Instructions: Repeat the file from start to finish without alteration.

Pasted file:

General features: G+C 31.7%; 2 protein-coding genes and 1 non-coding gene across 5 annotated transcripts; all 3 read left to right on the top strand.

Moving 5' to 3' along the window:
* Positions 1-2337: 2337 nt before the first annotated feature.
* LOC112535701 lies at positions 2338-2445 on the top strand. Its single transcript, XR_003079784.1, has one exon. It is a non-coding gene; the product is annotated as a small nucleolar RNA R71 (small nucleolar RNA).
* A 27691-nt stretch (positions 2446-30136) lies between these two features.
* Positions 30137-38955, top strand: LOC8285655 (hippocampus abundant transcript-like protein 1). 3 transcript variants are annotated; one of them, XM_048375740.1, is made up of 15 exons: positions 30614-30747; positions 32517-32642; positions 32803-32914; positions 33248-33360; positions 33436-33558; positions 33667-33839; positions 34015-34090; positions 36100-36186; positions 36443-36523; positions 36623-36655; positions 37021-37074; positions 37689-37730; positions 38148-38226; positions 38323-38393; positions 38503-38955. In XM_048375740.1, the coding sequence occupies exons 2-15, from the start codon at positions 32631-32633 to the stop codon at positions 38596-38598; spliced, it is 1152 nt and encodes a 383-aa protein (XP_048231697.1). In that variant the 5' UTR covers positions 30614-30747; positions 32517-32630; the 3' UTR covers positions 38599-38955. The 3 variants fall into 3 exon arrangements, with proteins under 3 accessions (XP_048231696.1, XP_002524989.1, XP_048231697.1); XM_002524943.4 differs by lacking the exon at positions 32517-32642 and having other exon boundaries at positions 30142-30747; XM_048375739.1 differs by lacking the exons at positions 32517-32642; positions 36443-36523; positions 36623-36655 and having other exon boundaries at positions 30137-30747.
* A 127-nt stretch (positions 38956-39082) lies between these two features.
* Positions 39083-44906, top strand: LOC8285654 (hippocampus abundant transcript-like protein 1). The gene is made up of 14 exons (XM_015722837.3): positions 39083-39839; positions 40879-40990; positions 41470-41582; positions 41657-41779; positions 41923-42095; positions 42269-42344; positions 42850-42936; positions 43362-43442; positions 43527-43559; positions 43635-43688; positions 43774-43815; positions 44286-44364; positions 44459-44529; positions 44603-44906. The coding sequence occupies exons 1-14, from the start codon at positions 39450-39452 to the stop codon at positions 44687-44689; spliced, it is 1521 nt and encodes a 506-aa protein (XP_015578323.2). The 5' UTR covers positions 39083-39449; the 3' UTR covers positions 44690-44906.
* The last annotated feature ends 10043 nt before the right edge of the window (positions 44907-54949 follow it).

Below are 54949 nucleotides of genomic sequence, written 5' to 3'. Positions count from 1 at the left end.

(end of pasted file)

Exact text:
General features: G+C 31.7%; 2 protein-coding genes and 1 non-coding gene across 5 annotated transcripts; all 3 read left to right on the top strand.

Moving 5' to 3' along the window:
* Positions 1-2337: 2337 nt before the first annotated feature.
* LOC112535701 lies at positions 2338-2445 on the top strand. Its single transcript, XR_003079784.1, has one exon. It is a non-coding gene; the product is annotated as a small nucleolar RNA R71 (small nucleolar RNA).
* A 27691-nt stretch (positions 2446-30136) lies between these two features.
* Positions 30137-38955, top strand: LOC8285655 (hippocampus abundant transcript-like protein 1). 3 transcript variants are annotated; one of them, XM_048375740.1, is made up of 15 exons: positions 30614-30747; positions 32517-32642; positions 32803-32914; positions 33248-33360; positions 33436-33558; positions 33667-33839; positions 34015-34090; positions 36100-36186; positions 36443-36523; positions 36623-36655; positions 37021-37074; positions 37689-37730; positions 38148-38226; positions 38323-38393; positions 38503-38955. In XM_048375740.1, the coding sequence occupies exons 2-15, from the start codon at positions 32631-32633 to the stop codon at positions 38596-38598; spliced, it is 1152 nt and encodes a 383-aa protein (XP_048231697.1). In that variant the 5' UTR covers positions 30614-30747; positions 32517-32630; the 3' UTR covers positions 38599-38955. The 3 variants fall into 3 exon arrangements, with proteins under 3 accessions (XP_048231696.1, XP_002524989.1, XP_048231697.1); XM_002524943.4 differs by lacking the exon at positions 32517-32642 and having other exon boundaries at positions 30142-30747; XM_048375739.1 differs by lacking the exons at positions 32517-32642; positions 36443-36523; positions 36623-36655 and having other exon boundaries at positions 30137-30747.
* A 127-nt stretch (positions 38956-39082) lies between these two features.
* Positions 39083-44906, top strand: LOC8285654 (hippocampus abundant transcript-like protein 1). The gene is made up of 14 exons (XM_015722837.3): positions 39083-39839; positions 40879-40990; positions 41470-41582; positions 41657-41779; positions 41923-42095; positions 42269-42344; positions 42850-42936; positions 43362-43442; positions 43527-43559; positions 43635-43688; positions 43774-43815; positions 44286-44364; positions 44459-44529; positions 44603-44906. The coding sequence occupies exons 1-14, from the start codon at positions 39450-39452 to the stop codon at positions 44687-44689; spliced, it is 1521 nt and encodes a 506-aa protein (XP_015578323.2). The 5' UTR covers positions 39083-39449; the 3' UTR covers positions 44690-44906.
* The last annotated feature ends 10043 nt before the right edge of the window (positions 44907-54949 follow it).

Below are 54949 nucleotides of genomic sequence, written 5' to 3'. Positions count from 1 at the left end.